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Holy Data Breach, Batman! Hackers Hit Comixology

By - Source: Tom's Guide US | B 11 comments
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Not even superheroes are safe from data breaches.

Popular online and mobile digital-comics store Comixology informed its subscribers today (March 6) that "an unauthorized individual" had accessed its database of customers' usernames, email addresses and passwords.

MORE: How to Protect Yourself From Data Breaches

However, the passwords were encrypted, Comixology said in its email to subscribers. Even if the passwords were stolen, they shouldn't be readable so long as the encryption was decent.

Comixology also said it didn't store users' payment information on its own servers, so the intruder wouldn't be able to access Comixology readers' credit-card numbers and other payment data. 

Registered Comixology users should have received emails this morning alerting them to the data breach. Any mobile devices on which the app is loaded should have received push notifications.

If you use Comixology, you should change your account password, either via the website or the mobile app. If you use the same username or password — particularly if you use the pair together — anywhere else, you should change those as well.

It's not clear when Comixology first detected the intruder. The email alert said that the unauthorized access was discovered "in the course of a recent review and upgrade of our security infrastructure." But overall, it looks as if Comixology has done everything right, as far as reporting data breaches goes.

Email jscharr@techmedianetwork.com or follow her @JillScharr and Google+.  Follow us @TomsGuide, on Facebook and on Google+.

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  • 4 Hide
    Christopher Shaffer , March 6, 2014 10:43 AM
    If I was going to hack Comixology, I wouldn't steal user info. I'd steal comics. Maybe set myself up with a life-time sub to everything from Vertigo and all the Wolverine titles.These hackers need to get their priorities straight.
  • 1 Hide
    bustapr , March 6, 2014 11:12 AM
    thats not how it works. these hackers usually work with DDoS attacks to breach security and during the attack they steal small packets of information such as passwords and names. all this is no more than a few minutes. stealing large files such as comics is a whole different thing that isnt possible in this method. and setting up a lifetime sub is a thing of movies.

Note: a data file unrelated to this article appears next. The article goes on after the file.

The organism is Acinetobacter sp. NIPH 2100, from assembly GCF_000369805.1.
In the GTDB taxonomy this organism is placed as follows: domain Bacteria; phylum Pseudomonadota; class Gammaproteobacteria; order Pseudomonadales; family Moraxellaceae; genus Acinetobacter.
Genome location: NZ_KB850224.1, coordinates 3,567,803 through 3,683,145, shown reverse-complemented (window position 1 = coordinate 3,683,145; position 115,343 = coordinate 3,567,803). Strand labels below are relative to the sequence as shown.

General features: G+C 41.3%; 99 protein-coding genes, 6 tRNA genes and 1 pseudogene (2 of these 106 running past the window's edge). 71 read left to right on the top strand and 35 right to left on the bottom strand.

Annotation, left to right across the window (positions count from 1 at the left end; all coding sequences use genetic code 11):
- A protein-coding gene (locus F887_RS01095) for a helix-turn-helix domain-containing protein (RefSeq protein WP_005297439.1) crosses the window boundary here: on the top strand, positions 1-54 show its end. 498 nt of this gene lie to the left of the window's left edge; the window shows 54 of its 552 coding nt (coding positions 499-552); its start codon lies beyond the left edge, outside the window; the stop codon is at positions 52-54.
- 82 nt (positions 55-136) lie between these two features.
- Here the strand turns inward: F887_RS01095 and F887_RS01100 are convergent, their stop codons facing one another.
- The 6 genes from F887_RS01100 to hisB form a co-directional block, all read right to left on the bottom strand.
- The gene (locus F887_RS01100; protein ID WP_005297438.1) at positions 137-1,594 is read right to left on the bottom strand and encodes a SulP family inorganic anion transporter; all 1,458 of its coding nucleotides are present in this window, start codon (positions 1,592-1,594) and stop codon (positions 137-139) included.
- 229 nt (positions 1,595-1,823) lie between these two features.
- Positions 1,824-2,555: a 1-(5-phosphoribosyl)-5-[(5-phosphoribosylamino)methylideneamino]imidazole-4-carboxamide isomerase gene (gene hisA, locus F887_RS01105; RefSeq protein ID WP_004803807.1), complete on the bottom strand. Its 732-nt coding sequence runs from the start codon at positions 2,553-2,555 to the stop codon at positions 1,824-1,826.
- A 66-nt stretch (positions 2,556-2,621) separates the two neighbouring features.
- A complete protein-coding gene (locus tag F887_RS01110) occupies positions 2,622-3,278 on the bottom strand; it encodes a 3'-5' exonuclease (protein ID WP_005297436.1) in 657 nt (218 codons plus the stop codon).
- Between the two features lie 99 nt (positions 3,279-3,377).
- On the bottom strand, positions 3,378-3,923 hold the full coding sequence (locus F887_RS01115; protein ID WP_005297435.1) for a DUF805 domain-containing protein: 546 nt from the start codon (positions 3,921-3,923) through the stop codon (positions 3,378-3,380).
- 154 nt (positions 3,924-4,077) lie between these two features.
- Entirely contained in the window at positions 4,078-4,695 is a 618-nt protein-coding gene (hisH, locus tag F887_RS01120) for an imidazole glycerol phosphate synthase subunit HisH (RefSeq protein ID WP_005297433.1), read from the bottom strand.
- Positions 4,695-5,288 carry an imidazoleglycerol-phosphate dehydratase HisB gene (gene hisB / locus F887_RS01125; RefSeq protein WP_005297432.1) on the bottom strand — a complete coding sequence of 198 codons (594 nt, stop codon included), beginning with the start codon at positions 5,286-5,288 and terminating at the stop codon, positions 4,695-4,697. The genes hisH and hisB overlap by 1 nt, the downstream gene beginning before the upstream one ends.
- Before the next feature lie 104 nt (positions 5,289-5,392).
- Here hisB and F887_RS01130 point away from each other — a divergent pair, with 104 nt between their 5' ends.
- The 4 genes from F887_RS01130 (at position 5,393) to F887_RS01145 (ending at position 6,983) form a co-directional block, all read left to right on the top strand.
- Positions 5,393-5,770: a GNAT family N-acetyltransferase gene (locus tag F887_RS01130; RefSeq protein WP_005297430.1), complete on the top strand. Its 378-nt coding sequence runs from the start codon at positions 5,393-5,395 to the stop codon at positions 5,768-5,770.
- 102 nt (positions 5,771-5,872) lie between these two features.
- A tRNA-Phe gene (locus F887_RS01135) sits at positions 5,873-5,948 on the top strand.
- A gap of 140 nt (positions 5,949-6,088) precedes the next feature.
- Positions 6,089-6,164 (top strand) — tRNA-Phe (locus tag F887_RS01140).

• 0 Hide
    rajangel , March 6, 2014 11:43 AM
    So long as the encryption was "decent." What a riot, that Comixology doesn't even know what encryption was used in their system. Way to inspire trust in your users, guys.
  • 2 Hide
    Gillerer , March 6, 2014 11:50 AM
    Quote:
    What a riot, that Comixology doesn't even know what encryption was used in their system.
    There are reasons why businesses don't just share their security protocols in public.
  • 0 Hide
    koga73 , March 6, 2014 12:28 PM
    They should have just said the encryption is decent. And hackers did not break in using DDoS. That is only used to bring down a site by flooding it with traffic. Most likely the hacker got in with stolen creds or sql injection. Once in they can export the db (though the passwords should be hashed (one way) not encrypted (two way)). And it may be possible for a hacker to give themselves a "lifetime subscription". All they would have to do is find in the db where subscriptions are handled and add or modify a row.
  • -2 Hide
    ddpruitt , March 6, 2014 12:52 PM
    Quote:
    Quote:
    What a riot, that Comixology doesn't even know what encryption was used in their system.
    There are reasons why businesses don't just share their security protocols in public.
    Yea because they know they're crap. Security by obscurity has never worked. Between a website that let's everyone know that use a strong encryption algorithm versus a website that hides the fact that they use MD5, the website that uses MD5 always loses.
  • 1 Hide
    f-14 , March 6, 2014 7:24 PM
    Comic Book Guy Jeffrey Albertson did it. would be a great thing to plug in a later simpson's episode.
  • 0 Hide
    jimmysmitty , March 6, 2014 10:34 PM
    So long as they used something strong like AES 256 they wont get it. Most smart companies use at least that.
  • 2 Hide
    Heironious , March 7, 2014 12:45 AM
    Oh...my...gawd. All 12 users have had their passwords stolen!!
  • 0 Hide
    c123456 , March 7, 2014 4:08 AM
    @ddpruitt: You really think they used MD5? It's been well known not to use it, SHA-1, etc for quite a while now on online passwords. Using either bcrypt or AES, and they're golden. bcrypt has some very good implementations in basically every server side language for this purpose even.
  • 0 Hide
    Christopher Shaffer , March 7, 2014 7:49 AM
    @bustapr Wow, if ever there was a complete lack of understanding of sarcasm, there it is.My post is what is sometimes referred to as a joke, using a form of blatant sarcasm to suggest an improbable idea.That said, I'm an EE and I work in software development, so I'm very clear on the methods and what hackers employ and have access to, but thanks.
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